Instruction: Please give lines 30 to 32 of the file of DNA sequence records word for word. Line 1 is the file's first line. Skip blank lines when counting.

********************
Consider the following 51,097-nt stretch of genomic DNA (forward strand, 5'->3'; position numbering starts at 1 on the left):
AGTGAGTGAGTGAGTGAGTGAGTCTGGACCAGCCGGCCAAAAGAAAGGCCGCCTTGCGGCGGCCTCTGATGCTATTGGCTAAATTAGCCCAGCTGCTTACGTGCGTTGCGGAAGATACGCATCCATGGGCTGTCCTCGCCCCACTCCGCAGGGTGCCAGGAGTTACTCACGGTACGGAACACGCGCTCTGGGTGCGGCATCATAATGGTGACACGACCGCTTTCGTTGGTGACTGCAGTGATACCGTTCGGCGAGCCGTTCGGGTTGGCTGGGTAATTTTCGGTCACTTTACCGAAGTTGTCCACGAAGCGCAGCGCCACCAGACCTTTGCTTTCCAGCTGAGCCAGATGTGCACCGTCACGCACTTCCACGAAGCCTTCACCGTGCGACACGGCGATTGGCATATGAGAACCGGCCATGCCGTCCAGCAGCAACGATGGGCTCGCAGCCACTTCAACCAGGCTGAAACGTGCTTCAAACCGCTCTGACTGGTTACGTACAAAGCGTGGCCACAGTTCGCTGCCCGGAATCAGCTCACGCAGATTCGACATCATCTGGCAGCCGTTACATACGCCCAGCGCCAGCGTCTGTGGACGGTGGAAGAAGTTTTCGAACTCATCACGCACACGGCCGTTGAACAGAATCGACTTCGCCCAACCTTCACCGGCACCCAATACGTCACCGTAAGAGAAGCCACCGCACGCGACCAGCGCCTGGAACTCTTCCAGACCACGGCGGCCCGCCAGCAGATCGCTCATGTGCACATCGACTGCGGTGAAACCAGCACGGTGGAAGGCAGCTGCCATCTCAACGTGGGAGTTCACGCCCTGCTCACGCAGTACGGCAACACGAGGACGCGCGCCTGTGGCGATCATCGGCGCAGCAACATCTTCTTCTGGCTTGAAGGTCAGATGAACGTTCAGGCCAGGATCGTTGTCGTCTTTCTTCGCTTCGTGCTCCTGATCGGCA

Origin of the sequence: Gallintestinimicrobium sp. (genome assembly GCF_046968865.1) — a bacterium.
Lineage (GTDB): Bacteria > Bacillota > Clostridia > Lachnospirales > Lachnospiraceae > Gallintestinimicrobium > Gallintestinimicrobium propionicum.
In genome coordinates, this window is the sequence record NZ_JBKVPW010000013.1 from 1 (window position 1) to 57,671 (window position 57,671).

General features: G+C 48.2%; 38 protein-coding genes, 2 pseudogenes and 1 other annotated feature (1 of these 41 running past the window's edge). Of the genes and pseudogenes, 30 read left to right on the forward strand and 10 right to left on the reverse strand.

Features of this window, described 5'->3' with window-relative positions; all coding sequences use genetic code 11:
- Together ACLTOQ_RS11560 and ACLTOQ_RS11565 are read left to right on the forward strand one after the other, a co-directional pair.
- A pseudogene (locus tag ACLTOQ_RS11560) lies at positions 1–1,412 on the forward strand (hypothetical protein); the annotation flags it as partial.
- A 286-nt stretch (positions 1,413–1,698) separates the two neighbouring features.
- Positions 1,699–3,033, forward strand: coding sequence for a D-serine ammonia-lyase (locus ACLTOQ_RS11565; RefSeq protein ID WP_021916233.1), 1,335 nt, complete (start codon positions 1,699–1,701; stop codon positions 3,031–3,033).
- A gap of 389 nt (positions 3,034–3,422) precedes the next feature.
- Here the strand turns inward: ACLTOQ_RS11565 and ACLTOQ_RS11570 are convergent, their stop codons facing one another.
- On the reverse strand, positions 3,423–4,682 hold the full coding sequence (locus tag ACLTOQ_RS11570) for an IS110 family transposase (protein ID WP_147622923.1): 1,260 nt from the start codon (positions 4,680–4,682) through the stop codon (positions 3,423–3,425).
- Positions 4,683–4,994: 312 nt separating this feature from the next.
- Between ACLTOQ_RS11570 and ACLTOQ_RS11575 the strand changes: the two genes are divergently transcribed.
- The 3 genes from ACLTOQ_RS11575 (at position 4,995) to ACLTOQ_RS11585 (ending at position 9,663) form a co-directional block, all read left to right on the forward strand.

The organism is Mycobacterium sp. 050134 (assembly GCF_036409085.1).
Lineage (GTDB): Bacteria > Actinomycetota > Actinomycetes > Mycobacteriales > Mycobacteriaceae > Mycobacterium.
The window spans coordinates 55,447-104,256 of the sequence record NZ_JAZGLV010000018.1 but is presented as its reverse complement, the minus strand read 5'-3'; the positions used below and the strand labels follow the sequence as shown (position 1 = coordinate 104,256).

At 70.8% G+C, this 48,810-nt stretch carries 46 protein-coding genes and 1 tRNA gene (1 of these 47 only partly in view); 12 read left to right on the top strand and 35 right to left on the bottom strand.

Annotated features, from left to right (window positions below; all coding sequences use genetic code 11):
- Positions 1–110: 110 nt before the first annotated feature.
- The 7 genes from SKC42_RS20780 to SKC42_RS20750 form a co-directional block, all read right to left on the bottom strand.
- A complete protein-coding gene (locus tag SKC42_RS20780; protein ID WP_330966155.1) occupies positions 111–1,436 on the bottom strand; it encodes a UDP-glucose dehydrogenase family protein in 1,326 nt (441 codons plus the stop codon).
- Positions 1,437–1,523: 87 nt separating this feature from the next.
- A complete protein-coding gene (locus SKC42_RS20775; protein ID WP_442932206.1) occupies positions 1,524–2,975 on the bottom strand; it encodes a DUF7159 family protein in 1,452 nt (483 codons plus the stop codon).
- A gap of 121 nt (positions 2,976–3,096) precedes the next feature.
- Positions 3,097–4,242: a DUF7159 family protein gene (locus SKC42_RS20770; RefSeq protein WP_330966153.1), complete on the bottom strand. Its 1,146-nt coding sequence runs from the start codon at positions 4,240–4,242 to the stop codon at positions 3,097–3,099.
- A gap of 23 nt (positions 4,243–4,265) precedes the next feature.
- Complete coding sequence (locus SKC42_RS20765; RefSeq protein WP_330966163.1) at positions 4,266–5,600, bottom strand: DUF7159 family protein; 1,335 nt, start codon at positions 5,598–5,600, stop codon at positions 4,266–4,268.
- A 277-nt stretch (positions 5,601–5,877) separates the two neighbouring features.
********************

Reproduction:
- A gap of 23 nt (positions 4,243–4,265) precedes the next feature.
- Complete coding sequence (locus SKC42_RS20765; RefSeq protein WP_330966163.1) at positions 4,266–5,600, bottom strand: DUF7159 family protein; 1,335 nt, start codon at positions 5,598–5,600, stop codon at positions 4,266–4,268.
- A 277-nt stretch (positions 5,601–5,877) separates the two neighbouring features.